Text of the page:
Ever since they first stepped onto the field in 2017, Juventus Women has been the class of Serie A Femminile. They’ve won four straight league titles and are well on their way to their fifth, and when you combine that with the other trophies they’ve won over the last 4 1⁄2 years, it’s pretty safe to say there’s is one gold standard in Italy — and it wears black and white.
But for everything they’ve achieved in Italy, it’s been a different story in Europe this season.
Well, not so much when it comes to winning. They have, to the surprise to many, done a fair bit of that. It’s the fact that Juve, with all the good they’ve done domestically, have been the underdog in just about every big Women’s Champions League fixture they’ve played in this season. That’s not to say they’re a bad team because they obviously aren’t. But being the underdog has been a role that manager Joe Montemurro has had this team thriving in no matter if they’re lining up against Chelsea, Wolfsburg or, come later Thursday night, one of the UWCL’s true giants in Lyon.
Juventus Women hold an incredibly surprising 2-1 aggregate lead heading into the second leg in France thanks to goals from Cristiana Girelli and super-sub Agnese Bonfantini last Wednesday night in Turin. It’s the kind of scoreline that few predicted would be in place after 90 minutes of the quarterfinal matchup.
Basically, those two goals have allowed us to believe and allowed the squad to believe more than they ever have before. You know, believe that the Women’s Champions League quarterfinals might not be the end of the road. Believe that a completely unexpected run to the semifinals is actually possible if the next 90 minutes — and hopefully not much longer than that because that would just be agonizing as all hell — go Juve’s way more than Lyon’s.
For a second or two, just think about how Juventus Women got to this point.
Back in the fall, qualifying for the group stage — something that is the major difference (besides the results of this season’s Women’s Champions League and the other years Juventus Women has competed in Europe — was thought to be a pretty tough task. Juve had just come off two UWCL eliminations by two of the top clubs in the game, first Barcelona and then this same Lyon side. Chelsea, the odds-on favorite to top the group, was a finalist last season and Wolfsburg was one of the best clubs to come out of Pot 2. Juve were, understandably, the team mostly everybody thought would finish third and the distance between the top two sides was fairly noticeable.
They were, as you might have guessed based on where I’m going with all of this, the underdog in the group stage. (No offense, Servette, but minor miracles don’t happen every season in this sport — especially with how good the women’s game has gotten.)
Rather than succumb to expectations, Montemurro’s side bucked the trend. Entering Thursday night’s second leg against Lyon, Juve has lost just once in the entirety of the competition this season, a 2-1 heartbreaker against Chelsea at the Juventus Stadium. They defended like hell and got a point in London, one that proved to be the difference in qualifying for the knockout round. They’ve gotten points in Germany when they stunned Wolfsburg on its home ground. They’ve beaten Wolfsburg and, just last week, Lyon. It’s been the kind of European campaign that certainly not many thought possible but has become a reality because of both their play and Montemurro essentially pushing the right buttons every single time has team takes the field.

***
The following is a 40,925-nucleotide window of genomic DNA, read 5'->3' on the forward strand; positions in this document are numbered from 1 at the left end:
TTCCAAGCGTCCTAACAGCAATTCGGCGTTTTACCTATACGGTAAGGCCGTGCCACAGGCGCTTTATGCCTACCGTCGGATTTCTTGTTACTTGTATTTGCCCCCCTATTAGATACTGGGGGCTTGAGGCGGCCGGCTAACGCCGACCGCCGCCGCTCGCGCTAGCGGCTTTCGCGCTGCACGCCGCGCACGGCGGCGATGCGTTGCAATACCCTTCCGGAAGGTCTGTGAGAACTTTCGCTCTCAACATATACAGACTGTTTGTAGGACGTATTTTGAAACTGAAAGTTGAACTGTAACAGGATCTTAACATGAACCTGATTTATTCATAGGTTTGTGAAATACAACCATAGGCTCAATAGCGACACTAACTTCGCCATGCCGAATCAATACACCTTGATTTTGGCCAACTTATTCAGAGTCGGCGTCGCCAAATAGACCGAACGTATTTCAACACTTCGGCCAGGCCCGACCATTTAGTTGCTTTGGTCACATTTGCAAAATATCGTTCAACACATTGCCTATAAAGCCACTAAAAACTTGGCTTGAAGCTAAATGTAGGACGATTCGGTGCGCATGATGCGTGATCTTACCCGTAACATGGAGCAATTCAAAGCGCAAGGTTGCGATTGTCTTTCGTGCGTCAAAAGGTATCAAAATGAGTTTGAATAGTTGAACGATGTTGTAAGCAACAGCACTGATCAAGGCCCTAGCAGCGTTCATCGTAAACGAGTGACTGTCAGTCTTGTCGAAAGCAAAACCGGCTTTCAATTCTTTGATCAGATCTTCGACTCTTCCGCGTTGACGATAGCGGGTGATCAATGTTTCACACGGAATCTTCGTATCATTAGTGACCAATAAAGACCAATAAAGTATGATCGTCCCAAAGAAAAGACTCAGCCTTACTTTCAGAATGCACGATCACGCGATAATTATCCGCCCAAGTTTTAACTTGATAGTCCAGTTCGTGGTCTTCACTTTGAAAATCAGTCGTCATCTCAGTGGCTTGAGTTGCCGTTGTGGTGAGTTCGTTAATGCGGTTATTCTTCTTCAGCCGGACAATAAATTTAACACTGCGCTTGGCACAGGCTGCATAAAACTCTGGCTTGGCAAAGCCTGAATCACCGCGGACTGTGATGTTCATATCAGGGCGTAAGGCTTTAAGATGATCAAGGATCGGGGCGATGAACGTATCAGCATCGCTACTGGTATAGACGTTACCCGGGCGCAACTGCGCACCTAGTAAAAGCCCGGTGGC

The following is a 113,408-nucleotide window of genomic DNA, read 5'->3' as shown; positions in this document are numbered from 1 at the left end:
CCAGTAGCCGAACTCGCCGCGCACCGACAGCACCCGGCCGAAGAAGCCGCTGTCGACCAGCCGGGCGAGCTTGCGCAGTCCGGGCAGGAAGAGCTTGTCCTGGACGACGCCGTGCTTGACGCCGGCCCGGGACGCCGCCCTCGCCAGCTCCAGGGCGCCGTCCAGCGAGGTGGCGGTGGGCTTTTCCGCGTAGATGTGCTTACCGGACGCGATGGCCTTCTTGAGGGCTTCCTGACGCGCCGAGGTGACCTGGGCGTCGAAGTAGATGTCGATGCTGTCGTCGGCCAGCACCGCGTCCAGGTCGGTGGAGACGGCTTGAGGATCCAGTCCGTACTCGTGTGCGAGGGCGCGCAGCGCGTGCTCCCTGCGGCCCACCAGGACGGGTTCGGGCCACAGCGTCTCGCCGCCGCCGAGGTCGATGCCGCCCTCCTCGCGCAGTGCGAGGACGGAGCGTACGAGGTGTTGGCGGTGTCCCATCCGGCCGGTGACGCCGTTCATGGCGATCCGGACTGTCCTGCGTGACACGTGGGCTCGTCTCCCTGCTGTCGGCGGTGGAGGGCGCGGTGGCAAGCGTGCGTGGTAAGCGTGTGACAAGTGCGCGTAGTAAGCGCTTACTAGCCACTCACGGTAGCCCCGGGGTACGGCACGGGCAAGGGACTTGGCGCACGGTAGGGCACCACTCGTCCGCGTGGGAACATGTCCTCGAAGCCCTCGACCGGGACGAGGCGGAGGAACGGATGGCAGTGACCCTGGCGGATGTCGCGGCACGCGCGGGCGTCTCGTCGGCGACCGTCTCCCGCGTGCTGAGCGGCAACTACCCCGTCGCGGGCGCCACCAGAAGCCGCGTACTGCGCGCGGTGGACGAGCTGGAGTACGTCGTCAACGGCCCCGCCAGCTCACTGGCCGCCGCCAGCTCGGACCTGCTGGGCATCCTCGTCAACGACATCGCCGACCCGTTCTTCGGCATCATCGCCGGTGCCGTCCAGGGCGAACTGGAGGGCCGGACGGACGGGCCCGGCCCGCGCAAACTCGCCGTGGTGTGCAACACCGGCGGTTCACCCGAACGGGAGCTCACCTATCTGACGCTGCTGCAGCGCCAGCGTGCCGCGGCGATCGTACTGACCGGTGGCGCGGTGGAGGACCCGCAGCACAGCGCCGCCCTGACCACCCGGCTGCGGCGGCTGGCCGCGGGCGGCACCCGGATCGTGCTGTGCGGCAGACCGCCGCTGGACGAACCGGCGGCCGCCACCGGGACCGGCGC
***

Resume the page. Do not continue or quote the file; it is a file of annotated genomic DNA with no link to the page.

Juve goalkeeper Pauline Peyraud-Magnin summed it up during Wednesday’s pre-match press conference, saying: “I never thought we would have reached this far in the tournament when we set off in August. We work hard everyday to reach these results though, and we are ready for the challenge that awaits us tomorrow.”
Peyraud-Magnin, who will be playing in her hometown Thursday night, knows better than most what kind of challenge Lyon bring. She has had two stints with Lyon, including during their run to the UWCL title in 2018. She will again be lining up against players she’s teammates with on the French national team. She’s well aware of what it takes for a team to make it this far and beyond.
But during previous Women’s Champions League runs, Peyraud-Magnin was on the team thought to be a serious contender for winning the whole damn thing.
Even the most optimistic or die-hard Juventus Women supporter wouldn’t have thought a deep Women’s Champions League run was possible this season. It was supposed to be, at least from the outside looking in, the season in which Montemurro — who arrived from Arsenal last summer following a very successful four years at the helm — put down the foundation for hopefully an improved European footprint down the road as professionalism arrived in Italy. Everything has seemingly gone ahead of schedule, and the very realization that Montemurro and Juventus Women could oust another one of Europe’s biggest clubs — remember, because Juve and Chelsea drew 0-0 it was the Bianconere who had the upper-hand on the final day of the group stage — is just simply stunning.
They’re 90 or so minutes away from being one of the last four teams standing in the Women’s Champions League. That’s just crazy to even enter my thought process, but it is very much a reality that could come to fruition if they manage Thursday night’s game in the same kind of fashion that they’ve managed this run to the quarterfinals as a whole.
Nobody expected the underdogs in Europe who are so dominant against domestic opposition to even come close to this step of the game. But they’re close to doing it. So very close.